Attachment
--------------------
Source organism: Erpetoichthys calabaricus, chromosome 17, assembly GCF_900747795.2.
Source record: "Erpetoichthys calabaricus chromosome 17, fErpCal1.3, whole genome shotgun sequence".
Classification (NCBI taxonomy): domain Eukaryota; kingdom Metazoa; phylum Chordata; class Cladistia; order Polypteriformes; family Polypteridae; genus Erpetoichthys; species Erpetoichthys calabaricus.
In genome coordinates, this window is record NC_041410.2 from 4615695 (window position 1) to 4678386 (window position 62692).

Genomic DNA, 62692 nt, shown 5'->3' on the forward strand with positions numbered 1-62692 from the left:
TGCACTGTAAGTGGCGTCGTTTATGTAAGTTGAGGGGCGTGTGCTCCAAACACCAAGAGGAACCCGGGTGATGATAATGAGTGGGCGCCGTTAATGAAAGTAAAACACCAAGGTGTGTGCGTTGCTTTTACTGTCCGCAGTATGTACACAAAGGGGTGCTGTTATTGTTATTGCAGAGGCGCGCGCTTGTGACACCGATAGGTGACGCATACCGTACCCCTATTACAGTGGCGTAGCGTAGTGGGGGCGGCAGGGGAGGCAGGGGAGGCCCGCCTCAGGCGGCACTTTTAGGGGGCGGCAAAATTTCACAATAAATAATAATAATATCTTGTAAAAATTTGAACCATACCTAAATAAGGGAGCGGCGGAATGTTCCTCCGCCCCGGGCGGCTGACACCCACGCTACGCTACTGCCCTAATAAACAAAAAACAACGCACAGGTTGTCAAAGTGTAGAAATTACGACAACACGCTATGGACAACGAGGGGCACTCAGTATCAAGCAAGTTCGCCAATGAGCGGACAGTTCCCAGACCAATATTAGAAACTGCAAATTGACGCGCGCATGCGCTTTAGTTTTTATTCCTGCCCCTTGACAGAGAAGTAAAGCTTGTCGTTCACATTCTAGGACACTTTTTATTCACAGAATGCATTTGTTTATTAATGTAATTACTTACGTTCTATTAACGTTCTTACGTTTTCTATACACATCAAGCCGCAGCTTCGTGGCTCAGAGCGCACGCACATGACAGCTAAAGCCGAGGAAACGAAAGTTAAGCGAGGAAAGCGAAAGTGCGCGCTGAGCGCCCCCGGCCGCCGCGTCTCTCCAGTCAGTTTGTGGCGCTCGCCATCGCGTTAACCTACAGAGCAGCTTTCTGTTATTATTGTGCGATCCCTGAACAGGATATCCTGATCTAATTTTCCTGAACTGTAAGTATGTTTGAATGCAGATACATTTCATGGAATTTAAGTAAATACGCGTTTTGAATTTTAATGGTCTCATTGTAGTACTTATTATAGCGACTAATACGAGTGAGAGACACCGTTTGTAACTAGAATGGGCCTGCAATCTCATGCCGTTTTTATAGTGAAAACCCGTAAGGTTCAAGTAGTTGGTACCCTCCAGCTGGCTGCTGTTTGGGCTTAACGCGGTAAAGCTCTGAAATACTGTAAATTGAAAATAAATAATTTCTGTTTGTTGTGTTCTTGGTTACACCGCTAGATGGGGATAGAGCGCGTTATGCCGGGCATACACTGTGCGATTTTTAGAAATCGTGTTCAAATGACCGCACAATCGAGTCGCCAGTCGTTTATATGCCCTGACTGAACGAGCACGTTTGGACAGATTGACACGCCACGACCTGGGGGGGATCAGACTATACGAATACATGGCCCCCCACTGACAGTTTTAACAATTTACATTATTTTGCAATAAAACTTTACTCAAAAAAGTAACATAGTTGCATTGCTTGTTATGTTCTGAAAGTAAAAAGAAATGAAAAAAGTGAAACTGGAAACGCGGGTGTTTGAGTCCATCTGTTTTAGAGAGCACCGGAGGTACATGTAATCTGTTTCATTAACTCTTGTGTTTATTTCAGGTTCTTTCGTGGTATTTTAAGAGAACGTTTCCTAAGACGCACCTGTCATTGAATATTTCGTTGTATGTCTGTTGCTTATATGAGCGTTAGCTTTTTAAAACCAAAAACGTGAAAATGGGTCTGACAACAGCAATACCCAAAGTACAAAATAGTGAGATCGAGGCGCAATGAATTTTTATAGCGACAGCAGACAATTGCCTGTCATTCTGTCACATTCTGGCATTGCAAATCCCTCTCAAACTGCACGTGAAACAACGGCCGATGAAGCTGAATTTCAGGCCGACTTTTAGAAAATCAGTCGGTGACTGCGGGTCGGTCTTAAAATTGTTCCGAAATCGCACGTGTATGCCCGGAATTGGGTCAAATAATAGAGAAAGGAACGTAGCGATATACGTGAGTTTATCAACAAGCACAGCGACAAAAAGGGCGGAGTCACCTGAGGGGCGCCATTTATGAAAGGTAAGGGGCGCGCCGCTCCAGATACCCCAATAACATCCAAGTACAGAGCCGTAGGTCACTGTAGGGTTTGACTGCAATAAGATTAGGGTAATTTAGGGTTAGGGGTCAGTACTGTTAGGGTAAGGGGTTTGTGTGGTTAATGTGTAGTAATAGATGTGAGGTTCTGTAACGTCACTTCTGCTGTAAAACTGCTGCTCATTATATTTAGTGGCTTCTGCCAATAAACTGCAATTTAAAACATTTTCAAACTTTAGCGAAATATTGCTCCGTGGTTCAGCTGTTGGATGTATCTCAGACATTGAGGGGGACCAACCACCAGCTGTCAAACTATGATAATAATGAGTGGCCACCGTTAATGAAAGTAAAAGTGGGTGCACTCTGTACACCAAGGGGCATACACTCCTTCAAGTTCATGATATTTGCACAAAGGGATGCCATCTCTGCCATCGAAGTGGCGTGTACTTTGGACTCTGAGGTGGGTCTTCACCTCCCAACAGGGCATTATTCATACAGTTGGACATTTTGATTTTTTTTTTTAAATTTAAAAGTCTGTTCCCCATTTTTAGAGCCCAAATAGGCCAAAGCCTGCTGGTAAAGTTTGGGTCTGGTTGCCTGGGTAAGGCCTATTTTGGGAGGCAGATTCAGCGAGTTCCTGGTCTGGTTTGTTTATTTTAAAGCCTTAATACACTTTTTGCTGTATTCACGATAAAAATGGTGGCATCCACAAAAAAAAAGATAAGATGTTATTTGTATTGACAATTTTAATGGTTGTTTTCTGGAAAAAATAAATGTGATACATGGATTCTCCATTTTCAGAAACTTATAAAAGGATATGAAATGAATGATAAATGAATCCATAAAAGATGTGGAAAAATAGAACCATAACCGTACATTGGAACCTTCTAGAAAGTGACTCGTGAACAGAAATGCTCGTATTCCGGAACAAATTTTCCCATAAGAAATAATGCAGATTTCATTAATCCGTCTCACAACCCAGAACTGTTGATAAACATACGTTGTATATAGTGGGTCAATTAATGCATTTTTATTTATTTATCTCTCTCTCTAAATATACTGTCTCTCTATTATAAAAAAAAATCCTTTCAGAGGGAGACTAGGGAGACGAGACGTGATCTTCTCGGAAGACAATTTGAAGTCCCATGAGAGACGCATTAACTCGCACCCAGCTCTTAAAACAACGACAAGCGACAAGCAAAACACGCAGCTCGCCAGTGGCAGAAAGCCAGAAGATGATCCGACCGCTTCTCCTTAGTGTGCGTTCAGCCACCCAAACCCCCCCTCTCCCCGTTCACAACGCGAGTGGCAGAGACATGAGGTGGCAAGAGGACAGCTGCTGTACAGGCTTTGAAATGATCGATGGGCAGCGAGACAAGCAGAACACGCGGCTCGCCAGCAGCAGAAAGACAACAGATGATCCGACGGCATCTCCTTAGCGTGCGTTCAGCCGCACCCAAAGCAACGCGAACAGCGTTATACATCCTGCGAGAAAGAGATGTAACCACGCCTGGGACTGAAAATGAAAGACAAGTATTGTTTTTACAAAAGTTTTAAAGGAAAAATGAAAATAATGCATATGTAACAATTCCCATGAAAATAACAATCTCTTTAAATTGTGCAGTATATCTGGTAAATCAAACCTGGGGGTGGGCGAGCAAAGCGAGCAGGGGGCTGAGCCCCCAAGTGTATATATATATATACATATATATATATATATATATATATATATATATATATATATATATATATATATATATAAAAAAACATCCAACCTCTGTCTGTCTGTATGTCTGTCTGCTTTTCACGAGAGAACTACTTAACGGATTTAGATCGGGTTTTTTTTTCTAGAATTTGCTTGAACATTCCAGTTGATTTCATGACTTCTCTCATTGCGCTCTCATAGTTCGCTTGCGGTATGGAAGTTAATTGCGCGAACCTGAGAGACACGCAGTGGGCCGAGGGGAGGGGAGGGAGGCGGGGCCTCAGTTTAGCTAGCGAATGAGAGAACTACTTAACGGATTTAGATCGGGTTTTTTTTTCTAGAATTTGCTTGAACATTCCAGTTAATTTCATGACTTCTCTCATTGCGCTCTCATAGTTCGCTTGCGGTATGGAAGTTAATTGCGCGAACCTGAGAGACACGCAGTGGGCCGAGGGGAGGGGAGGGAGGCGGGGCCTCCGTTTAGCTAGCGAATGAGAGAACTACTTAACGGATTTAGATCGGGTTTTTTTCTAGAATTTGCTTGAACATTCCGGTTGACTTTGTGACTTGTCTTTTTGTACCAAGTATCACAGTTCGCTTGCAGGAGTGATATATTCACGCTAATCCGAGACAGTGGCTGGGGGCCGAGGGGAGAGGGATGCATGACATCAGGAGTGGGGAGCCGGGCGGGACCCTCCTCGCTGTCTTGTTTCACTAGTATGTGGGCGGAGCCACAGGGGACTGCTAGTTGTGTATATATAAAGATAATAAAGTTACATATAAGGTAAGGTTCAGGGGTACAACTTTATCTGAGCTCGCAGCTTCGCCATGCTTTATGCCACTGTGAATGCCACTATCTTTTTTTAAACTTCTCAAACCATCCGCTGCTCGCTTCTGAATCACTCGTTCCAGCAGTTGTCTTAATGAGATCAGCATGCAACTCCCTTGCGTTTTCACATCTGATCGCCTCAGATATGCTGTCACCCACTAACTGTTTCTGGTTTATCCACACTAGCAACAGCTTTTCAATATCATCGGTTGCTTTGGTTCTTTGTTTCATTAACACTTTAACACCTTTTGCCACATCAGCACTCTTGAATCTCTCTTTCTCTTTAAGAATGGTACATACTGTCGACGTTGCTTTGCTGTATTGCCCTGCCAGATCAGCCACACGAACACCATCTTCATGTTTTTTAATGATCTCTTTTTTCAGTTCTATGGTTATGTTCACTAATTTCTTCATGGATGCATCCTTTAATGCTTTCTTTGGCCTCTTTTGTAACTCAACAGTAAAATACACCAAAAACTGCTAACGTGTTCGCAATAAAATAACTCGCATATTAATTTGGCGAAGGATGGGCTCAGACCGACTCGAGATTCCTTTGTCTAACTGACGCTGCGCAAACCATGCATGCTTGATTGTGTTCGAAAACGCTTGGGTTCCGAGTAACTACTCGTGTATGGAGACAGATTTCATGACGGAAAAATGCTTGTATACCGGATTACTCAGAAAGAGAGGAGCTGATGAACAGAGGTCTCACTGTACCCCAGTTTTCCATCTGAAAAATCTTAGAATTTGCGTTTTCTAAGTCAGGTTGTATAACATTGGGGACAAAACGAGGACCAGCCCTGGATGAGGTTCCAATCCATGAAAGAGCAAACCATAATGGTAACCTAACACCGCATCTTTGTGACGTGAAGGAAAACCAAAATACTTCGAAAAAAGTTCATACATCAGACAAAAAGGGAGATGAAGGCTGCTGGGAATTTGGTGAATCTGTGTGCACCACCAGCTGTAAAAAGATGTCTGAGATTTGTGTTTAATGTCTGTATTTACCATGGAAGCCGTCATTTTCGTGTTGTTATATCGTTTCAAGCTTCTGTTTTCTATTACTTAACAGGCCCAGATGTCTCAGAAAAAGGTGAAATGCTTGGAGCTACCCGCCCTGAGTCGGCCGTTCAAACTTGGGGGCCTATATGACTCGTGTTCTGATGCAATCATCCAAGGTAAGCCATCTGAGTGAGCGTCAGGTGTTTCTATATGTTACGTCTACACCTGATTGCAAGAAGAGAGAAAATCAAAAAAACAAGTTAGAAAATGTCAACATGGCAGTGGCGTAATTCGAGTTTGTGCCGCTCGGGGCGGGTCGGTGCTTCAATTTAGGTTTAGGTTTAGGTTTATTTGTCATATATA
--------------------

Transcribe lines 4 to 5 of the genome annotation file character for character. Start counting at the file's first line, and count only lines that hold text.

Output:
In genome coordinates, this window is record NC_041410.2 from 4615695 (window position 1) to 4678386 (window position 62692).

Genomic DNA, 62692 nt, shown 5'->3' on the forward strand with positions numbered 1-62692 from the left: